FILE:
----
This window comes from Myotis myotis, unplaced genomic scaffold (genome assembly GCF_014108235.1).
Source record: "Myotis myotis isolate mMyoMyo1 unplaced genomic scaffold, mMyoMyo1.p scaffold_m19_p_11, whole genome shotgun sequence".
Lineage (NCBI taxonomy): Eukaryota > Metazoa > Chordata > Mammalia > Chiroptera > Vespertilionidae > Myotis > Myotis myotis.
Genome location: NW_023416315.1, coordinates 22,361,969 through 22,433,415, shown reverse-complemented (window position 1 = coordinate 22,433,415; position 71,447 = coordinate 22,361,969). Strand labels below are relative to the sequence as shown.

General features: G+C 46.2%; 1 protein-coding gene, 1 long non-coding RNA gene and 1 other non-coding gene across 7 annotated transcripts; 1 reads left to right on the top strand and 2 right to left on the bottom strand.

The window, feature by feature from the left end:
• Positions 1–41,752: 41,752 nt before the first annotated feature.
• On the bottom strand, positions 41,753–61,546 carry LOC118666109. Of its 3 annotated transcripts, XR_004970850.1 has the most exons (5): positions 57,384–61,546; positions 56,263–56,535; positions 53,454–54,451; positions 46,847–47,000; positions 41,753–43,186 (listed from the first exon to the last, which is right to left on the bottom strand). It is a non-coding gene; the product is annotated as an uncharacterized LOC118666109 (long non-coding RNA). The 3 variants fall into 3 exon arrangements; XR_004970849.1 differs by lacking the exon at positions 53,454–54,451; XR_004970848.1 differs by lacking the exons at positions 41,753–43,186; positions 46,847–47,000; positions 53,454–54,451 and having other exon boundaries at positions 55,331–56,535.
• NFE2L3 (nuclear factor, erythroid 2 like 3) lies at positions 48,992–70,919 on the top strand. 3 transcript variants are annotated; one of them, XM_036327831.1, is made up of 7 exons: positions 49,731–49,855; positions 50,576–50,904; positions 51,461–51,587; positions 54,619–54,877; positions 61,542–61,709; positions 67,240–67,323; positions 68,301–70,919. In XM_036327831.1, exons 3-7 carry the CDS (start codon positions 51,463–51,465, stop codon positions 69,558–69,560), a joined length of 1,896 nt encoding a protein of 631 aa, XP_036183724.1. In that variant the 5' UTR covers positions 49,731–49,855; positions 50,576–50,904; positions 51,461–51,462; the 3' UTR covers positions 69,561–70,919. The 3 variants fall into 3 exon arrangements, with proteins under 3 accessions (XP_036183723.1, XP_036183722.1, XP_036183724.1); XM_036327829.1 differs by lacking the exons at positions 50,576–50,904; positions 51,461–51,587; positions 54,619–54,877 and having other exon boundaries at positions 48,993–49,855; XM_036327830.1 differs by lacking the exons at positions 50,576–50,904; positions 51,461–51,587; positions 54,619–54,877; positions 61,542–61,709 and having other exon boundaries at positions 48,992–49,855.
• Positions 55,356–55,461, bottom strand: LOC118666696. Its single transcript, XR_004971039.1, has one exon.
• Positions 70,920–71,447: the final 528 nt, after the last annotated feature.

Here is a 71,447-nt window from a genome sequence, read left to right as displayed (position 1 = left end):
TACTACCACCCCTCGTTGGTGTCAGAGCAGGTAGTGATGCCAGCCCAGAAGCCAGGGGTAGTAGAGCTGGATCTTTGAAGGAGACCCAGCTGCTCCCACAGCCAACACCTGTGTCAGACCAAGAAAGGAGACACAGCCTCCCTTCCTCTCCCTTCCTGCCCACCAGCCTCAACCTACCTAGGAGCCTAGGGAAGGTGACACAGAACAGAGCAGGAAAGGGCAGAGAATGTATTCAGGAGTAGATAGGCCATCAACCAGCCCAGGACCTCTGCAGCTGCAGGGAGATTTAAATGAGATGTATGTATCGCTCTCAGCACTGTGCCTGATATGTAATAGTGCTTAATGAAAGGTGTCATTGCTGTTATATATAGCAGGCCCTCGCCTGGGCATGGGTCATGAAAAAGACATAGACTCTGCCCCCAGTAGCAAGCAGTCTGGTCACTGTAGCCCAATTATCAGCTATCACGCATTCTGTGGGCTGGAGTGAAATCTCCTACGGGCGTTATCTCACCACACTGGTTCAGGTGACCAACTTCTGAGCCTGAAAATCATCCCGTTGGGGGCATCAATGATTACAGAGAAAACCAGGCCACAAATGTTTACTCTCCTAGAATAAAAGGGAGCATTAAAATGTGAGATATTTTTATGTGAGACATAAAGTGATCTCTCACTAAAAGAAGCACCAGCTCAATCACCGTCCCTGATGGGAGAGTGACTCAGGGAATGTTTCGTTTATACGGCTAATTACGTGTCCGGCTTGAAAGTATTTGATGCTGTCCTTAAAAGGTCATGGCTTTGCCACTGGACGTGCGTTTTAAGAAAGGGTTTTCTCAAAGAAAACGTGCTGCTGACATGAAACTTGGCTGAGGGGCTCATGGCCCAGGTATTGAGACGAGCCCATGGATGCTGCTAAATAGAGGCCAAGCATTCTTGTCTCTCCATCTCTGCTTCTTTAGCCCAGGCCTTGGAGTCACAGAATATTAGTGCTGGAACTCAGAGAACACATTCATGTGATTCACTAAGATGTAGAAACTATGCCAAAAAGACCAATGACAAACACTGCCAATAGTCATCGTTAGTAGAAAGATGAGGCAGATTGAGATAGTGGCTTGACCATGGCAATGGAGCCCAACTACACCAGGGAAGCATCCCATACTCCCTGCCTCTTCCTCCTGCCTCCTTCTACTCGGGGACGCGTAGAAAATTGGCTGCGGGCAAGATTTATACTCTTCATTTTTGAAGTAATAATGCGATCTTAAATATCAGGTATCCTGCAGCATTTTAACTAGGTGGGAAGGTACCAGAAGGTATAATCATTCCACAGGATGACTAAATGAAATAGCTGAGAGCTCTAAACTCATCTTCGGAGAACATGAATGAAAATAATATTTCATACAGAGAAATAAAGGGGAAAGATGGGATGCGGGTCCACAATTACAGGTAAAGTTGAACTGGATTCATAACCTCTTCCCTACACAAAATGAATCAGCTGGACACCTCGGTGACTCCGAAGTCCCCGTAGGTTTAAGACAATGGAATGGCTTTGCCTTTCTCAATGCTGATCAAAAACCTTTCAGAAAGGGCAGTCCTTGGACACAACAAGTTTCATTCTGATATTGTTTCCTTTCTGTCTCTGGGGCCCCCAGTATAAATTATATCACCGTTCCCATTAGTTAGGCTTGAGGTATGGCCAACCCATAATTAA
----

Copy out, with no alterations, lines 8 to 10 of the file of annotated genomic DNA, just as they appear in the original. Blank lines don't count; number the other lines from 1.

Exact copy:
• On the bottom strand, positions 41,753–61,546 carry LOC118666109. Of its 3 annotated transcripts, XR_004970850.1 has the most exons (5): positions 57,384–61,546; positions 56,263–56,535; positions 53,454–54,451; positions 46,847–47,000; positions 41,753–43,186 (listed from the first exon to the last, which is right to left on the bottom strand). It is a non-coding gene; the product is annotated as an uncharacterized LOC118666109 (long non-coding RNA). The 3 variants fall into 3 exon arrangements; XR_004970849.1 differs by lacking the exon at positions 53,454–54,451; XR_004970848.1 differs by lacking the exons at positions 41,753–43,186; positions 46,847–47,000; positions 53,454–54,451 and having other exon boundaries at positions 55,331–56,535.
• NFE2L3 (nuclear factor, erythroid 2 like 3) lies at positions 48,992–70,919 on the top strand. 3 transcript variants are annotated; one of them, XM_036327831.1, is made up of 7 exons: positions 49,731–49,855; positions 50,576–50,904; positions 51,461–51,587; positions 54,619–54,877; positions 61,542–61,709; positions 67,240–67,323; positions 68,301–70,919. In XM_036327831.1, exons 3-7 carry the CDS (start codon positions 51,463–51,465, stop codon positions 69,558–69,560), a joined length of 1,896 nt encoding a protein of 631 aa, XP_036183724.1. In that variant the 5' UTR covers positions 49,731–49,855; positions 50,576–50,904; positions 51,461–51,462; the 3' UTR covers positions 69,561–70,919. The 3 variants fall into 3 exon arrangements, with proteins under 3 accessions (XP_036183723.1, XP_036183722.1, XP_036183724.1); XM_036327829.1 differs by lacking the exons at positions 50,576–50,904; positions 51,461–51,587; positions 54,619–54,877 and having other exon boundaries at positions 48,993–49,855; XM_036327830.1 differs by lacking the exons at positions 50,576–50,904; positions 51,461–51,587; positions 54,619–54,877; positions 61,542–61,709 and having other exon boundaries at positions 48,992–49,855.
• Positions 55,356–55,461, bottom strand: LOC118666696. Its single transcript, XR_004971039.1, has one exon.